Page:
UK, France, Germany seek UN probe of Russia’s alleged use of Iranian drones

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WASHINGTON – Iran strongly opposed a request by France, Germany, and the United Kingdom for the United Nations to investigate allegations that Russia deployed Iranian-made drones to attack Ukraine, according to an official IRNA news agency.

Nasser Kanaani called the E-3 group’s Friday call “false and unjustified,” and said it was “strongly rejected and condemned.”

Britain, France, and Germany backed Ukraine’s call for a review on Monday in a letter signed by their UN envoys and obtained by Reuters, alleging that the use of drones violated UN Security Council Resolution (UNSCR) 2231, which endorsed the 2015 Iran nuclear agreement.

Separately, US Secretary of State Antony Blinken stated that while negotiation remains the best approach to rein in Tehran’s nuclear program, there is no hope of reviving the 2015 deal “at this time” due to Iran raising “extraneous” issues.

“With or without a deal, we will continue to take all necessary steps to deal with Iran’s activities, Iran’s aggression, whether in the Middle East or elsewhere,” he said during a press conference with French Foreign Minister Catherine Colonna. “We’re witnessing that right now with the delivery of (drones) to Russia.”

Ukraine claims Russia utilized Iranian-made Shahed-136 attack drones that glide toward their target and explode when they collide.

Tehran denies delivering the drones to Moscow, which Washington rejects, and Russia has denied using Iranian drones to attack Ukraine.

“We would welcome an examination by the UN Secretariat team responsible for monitoring the implementation of UNSCR 2231,” the letter from Britain, France, and Germany, known as the E3.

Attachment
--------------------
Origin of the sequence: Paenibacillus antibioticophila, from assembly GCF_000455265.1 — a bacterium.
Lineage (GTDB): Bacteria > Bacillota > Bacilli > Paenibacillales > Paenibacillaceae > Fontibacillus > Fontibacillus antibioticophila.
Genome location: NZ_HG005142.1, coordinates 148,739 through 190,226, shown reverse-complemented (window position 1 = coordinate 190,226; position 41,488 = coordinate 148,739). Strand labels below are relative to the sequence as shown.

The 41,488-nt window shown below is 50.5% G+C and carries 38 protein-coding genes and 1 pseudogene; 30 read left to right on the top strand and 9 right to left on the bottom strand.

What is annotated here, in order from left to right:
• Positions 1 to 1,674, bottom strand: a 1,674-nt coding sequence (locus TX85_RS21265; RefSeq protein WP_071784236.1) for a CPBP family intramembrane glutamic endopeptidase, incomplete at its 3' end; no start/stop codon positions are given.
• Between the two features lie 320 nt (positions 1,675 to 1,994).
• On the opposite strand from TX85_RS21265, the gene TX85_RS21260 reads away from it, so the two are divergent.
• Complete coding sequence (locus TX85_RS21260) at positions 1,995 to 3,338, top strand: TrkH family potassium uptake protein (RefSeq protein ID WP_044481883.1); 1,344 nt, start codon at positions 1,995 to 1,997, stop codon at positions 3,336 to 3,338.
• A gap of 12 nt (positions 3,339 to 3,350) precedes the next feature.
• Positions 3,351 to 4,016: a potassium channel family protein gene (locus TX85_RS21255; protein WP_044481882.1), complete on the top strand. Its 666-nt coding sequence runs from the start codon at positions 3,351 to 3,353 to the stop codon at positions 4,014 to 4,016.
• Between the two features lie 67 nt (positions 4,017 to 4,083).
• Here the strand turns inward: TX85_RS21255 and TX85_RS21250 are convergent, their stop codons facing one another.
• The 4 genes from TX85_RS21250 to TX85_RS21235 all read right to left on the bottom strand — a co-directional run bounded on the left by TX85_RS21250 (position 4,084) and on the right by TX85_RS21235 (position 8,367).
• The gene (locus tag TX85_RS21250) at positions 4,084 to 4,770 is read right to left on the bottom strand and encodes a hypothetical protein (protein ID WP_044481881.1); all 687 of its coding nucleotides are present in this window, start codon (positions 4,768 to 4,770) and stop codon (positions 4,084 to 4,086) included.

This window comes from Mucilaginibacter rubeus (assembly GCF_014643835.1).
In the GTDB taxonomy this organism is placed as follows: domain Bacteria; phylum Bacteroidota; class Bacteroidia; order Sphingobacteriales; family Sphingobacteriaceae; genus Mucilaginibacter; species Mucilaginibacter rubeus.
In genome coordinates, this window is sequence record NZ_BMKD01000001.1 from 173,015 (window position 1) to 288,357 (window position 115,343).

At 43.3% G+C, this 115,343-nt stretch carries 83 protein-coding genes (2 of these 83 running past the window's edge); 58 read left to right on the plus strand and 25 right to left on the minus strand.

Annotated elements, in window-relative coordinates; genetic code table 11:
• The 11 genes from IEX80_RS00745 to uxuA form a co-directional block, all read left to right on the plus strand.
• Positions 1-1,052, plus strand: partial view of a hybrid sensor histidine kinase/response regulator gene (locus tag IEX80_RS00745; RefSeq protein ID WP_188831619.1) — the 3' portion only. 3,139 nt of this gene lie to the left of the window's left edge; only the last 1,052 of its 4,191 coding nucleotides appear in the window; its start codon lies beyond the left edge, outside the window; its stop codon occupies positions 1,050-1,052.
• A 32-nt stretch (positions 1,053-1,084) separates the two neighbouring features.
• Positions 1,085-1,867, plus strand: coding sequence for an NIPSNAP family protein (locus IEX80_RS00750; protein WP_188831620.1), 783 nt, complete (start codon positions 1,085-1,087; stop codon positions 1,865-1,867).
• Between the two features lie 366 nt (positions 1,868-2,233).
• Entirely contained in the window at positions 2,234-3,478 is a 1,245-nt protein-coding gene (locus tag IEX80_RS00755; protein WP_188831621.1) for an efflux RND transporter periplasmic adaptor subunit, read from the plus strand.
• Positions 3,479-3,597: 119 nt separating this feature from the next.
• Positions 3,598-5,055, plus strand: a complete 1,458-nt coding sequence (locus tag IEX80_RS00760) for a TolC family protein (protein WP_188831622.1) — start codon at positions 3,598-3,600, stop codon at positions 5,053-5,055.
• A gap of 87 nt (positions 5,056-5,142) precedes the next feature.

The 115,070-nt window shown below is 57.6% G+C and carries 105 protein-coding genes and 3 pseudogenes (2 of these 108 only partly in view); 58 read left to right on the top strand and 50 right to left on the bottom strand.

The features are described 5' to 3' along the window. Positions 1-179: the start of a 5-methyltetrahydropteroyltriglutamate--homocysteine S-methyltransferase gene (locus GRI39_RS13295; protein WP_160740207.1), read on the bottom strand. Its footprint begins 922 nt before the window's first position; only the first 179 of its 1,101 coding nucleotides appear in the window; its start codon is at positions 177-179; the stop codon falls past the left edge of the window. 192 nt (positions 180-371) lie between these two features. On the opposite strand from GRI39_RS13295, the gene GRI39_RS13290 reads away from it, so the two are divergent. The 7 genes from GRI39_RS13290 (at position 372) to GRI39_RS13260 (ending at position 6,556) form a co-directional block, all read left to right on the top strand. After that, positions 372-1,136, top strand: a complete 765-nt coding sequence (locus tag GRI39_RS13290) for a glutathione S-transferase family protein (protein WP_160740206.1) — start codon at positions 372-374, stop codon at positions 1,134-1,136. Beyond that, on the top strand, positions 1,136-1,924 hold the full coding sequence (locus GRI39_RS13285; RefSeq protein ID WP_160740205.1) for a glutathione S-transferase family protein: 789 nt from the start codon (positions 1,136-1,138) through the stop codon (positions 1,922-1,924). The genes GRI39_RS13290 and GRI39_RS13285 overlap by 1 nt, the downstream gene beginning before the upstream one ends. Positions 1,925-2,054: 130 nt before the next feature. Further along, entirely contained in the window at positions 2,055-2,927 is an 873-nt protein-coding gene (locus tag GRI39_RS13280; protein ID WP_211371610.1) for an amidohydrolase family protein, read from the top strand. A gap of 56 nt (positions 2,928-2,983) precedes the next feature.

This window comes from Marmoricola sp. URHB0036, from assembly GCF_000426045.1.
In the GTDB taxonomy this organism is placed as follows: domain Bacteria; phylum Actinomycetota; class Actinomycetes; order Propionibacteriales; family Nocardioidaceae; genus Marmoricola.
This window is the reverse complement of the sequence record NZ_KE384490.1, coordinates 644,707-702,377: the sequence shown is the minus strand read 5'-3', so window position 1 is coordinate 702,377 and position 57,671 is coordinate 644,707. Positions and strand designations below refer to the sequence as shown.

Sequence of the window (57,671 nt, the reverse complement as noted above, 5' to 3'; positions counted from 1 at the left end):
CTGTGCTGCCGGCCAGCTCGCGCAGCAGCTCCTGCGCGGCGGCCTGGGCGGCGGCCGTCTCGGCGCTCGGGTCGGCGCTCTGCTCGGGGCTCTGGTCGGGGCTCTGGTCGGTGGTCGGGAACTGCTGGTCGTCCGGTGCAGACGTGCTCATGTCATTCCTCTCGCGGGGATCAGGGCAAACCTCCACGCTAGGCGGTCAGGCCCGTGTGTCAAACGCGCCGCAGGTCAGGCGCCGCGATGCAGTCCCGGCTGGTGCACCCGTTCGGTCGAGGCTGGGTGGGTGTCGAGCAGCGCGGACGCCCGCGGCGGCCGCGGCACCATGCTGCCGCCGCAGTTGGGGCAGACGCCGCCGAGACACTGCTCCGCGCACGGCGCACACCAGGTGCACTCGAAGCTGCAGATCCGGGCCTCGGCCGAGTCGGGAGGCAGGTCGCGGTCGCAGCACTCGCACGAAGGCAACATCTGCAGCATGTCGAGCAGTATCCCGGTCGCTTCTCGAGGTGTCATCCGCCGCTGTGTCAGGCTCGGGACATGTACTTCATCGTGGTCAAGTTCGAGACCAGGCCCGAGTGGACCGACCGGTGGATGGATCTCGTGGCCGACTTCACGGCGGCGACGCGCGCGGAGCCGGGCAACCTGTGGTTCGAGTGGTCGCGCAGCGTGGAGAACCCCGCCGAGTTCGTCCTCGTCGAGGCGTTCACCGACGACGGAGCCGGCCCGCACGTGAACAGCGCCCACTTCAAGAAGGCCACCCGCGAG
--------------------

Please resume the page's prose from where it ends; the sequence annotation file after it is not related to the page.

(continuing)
It was unclear what practical influence such a study would have on Iran or Russia, which could veto any move to impose sanctions as a permanent Security Council member.

UN Secretary-General Antonio Guterres reports to the Council twice a year on the implementation of the 2015 resolution, normally in June and December. Any evaluation of the drones in Ukraine would almost certainly be included in that report.

Another option is that participants in the 2015 nuclear deal, which Iran reached with the UK, China, France, Germany, Russia, and the US, may utilize a UN mechanism to “snap back” sanctions on Tehran.

To initiate “snapback,” a party to the deal, under which Iran curtailed its nuclear program in exchange for relief from economic sanctions, would file a complaint with the Council alleging that Iran violated it.

The Council would then have 30 days to vote on whether to extend Iran’s sanctions remission. If such a resolution is not passed by the deadline, all UN sanctions imposed before to the nuclear deal will be immediately reinstated.

This would necessitate Iran suspending all nuclear enrichment and reprocessing activities, including research and development, as well as prohibiting imports of anything that could contribute to those efforts or the development of nuclear weapons delivery systems.

It would also reinstate a conventional arms embargo, prohibit Iran from producing nuclear-capable ballistic missiles, and reinstate targeted penalties against hundreds of individuals and entities. Countries would also be urged to inspect shipments to and from Iran and would be empowered to seize any prohibited cargo.

“Snapback” would also certainly end efforts to resurrect the 2015 agreement, which then-US President Donald Trump abandoned and which his successor Joe Biden has pushed to renew.

Source: Reuters

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